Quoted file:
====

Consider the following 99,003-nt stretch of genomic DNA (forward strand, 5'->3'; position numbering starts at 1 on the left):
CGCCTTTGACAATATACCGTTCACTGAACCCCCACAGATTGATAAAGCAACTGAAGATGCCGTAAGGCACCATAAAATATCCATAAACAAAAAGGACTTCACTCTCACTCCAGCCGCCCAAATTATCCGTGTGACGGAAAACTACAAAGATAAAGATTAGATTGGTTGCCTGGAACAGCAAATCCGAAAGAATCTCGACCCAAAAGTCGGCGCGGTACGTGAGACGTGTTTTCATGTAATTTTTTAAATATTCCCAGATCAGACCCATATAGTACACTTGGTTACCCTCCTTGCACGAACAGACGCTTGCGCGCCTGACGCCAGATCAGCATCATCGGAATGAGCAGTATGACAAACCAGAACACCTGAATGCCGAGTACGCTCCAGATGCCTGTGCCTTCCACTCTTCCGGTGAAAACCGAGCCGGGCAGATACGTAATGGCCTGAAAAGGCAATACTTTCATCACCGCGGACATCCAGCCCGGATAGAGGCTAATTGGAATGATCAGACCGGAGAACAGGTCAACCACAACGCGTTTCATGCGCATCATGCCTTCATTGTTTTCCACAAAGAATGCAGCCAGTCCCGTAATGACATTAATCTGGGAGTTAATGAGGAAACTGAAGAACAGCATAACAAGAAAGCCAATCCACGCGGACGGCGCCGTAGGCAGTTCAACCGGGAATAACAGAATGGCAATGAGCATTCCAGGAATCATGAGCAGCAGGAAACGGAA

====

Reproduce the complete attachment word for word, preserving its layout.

Consider the following 99,003-nt stretch of genomic DNA (forward strand, 5'->3'; position numbering starts at 1 on the left):
CGCCTTTGACAATATACCGTTCACTGAACCCCCACAGATTGATAAAGCAACTGAAGATGCCGTAAGGCACCATAAAATATCCATAAACAAAAAGGACTTCACTCTCACTCCAGCCGCCCAAATTATCCGTGTGACGGAAAACTACAAAGATAAAGATTAGATTGGTTGCCTGGAACAGCAAATCCGAAAGAATCTCGACCCAAAAGTCGGCGCGGTACGTGAGACGTGTTTTCATGTAATTTTTTAAATATTCCCAGATCAGACCCATATAGTACACTTGGTTACCCTCCTTGCACGAACAGACGCTTGCGCGCCTGACGCCAGATCAGCATCATCGGAATGAGCAGTATGACAAACCAGAACACCTGAATGCCGAGTACGCTCCAGATGCCTGTGCCTTCCACTCTTCCGGTGAAAACCGAGCCGGGCAGATACGTAATGGCCTGAAAAGGCAATACTTTCATCACCGCGGACATCCAGCCCGGATAGAGGCTAATTGGAATGATCAGACCGGAGAACAGGTCAACCACAACGCGTTTCATGCGCATCATGCCTTCATTGTTTTCCACAAAGAATGCAGCCAGTCCCGTAATGACATTAATCTGGGAGTTAATGAGGAAACTGAAGAACAGCATAACAAGAAAGCCAATCCACGCGGACGGCGCCGTAGGCAGTTCAACCGGGAATAACAGAATGGCAATGAGCATTCCAGGAATCATGAGCAGCAGGAAACGGAA